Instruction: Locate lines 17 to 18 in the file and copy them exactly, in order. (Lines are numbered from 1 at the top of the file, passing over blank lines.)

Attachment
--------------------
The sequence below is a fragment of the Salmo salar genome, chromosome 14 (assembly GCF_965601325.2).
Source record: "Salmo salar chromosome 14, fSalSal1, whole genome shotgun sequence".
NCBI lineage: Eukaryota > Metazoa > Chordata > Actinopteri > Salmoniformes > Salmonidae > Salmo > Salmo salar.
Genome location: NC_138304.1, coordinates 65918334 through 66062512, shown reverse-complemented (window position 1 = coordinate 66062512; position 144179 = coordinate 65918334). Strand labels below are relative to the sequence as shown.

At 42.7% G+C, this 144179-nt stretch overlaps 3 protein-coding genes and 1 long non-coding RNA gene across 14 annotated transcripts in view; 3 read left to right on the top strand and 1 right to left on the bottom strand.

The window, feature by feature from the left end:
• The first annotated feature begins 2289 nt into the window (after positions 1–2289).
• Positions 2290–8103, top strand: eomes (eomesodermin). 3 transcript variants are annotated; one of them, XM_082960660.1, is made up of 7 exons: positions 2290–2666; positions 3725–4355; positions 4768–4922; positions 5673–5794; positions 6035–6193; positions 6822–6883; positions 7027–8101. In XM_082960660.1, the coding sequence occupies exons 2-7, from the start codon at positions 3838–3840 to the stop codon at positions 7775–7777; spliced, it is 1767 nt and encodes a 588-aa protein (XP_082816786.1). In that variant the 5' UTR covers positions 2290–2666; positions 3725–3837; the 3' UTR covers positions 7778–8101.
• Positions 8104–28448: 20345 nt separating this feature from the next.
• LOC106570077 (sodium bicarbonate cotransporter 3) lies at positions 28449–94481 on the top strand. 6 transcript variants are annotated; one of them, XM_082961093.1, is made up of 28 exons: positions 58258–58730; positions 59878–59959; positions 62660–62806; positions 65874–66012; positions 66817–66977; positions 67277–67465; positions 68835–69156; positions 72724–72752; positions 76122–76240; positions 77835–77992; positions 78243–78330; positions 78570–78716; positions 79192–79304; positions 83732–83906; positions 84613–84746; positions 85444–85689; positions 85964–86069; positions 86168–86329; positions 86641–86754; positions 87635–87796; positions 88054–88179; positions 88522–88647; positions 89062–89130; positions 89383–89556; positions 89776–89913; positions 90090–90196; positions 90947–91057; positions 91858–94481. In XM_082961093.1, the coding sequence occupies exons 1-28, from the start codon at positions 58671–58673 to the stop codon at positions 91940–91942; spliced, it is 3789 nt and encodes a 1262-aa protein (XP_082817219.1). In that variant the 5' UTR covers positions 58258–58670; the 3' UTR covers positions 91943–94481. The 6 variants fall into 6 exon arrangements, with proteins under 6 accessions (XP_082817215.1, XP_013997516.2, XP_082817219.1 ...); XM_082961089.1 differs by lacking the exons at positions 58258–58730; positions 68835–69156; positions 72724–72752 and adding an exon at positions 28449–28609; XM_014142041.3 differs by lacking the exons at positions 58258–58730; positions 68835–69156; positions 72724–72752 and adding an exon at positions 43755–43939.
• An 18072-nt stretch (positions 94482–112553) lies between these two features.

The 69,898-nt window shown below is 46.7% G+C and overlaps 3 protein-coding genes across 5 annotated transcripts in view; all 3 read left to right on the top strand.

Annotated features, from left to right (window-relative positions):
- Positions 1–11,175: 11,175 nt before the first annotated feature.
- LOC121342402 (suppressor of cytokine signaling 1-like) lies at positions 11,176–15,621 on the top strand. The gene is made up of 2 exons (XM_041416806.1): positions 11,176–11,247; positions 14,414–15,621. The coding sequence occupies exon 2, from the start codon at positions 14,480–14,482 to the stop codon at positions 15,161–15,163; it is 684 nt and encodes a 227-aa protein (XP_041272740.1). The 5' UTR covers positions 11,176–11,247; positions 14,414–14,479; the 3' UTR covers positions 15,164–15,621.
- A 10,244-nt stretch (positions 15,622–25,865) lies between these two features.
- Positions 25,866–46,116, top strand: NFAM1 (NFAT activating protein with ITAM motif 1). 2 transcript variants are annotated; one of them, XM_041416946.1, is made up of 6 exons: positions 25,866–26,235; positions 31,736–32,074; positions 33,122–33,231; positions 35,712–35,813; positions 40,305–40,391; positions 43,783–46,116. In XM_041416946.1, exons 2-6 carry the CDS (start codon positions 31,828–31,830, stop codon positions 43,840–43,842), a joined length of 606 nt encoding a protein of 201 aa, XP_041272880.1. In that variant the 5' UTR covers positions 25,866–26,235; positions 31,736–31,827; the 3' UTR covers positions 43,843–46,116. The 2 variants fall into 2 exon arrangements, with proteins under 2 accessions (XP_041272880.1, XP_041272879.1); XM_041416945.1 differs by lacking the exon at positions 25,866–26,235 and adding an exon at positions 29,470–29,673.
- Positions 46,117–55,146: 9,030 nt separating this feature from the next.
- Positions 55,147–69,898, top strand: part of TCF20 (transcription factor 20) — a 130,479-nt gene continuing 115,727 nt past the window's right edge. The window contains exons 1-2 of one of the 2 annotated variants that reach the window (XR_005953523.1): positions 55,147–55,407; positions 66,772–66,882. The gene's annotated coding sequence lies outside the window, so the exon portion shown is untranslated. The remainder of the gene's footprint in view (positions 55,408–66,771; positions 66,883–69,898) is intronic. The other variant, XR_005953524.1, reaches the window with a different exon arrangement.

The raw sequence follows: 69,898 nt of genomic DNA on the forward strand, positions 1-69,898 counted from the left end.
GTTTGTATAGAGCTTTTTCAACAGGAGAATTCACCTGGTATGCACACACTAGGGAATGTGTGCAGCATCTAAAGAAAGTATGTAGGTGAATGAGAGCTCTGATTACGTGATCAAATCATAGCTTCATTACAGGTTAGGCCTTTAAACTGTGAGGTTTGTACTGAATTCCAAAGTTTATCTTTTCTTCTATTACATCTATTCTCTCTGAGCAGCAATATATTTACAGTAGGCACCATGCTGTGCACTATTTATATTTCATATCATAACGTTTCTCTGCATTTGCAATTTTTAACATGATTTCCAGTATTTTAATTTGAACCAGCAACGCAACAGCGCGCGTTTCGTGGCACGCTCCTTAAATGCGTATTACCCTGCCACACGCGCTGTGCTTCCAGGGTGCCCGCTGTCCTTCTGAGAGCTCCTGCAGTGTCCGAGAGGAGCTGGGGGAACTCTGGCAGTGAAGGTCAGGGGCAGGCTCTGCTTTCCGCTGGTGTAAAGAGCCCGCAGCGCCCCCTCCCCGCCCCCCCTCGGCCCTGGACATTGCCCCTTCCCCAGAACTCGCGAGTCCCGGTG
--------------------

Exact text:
- Positions 25,866–46,116, top strand: NFAM1 (NFAT activating protein with ITAM motif 1). 2 transcript variants are annotated; one of them, XM_041416946.1, is made up of 6 exons: positions 25,866–26,235; positions 31,736–32,074; positions 33,122–33,231; positions 35,712–35,813; positions 40,305–40,391; positions 43,783–46,116. In XM_041416946.1, exons 2-6 carry the CDS (start codon positions 31,828–31,830, stop codon positions 43,840–43,842), a joined length of 606 nt encoding a protein of 201 aa, XP_041272880.1. In that variant the 5' UTR covers positions 25,866–26,235; positions 31,736–31,827; the 3' UTR covers positions 43,843–46,116. The 2 variants fall into 2 exon arrangements, with proteins under 2 accessions (XP_041272880.1, XP_041272879.1); XM_041416945.1 differs by lacking the exon at positions 25,866–26,235 and adding an exon at positions 29,470–29,673.
- Positions 46,117–55,146: 9,030 nt separating this feature from the next.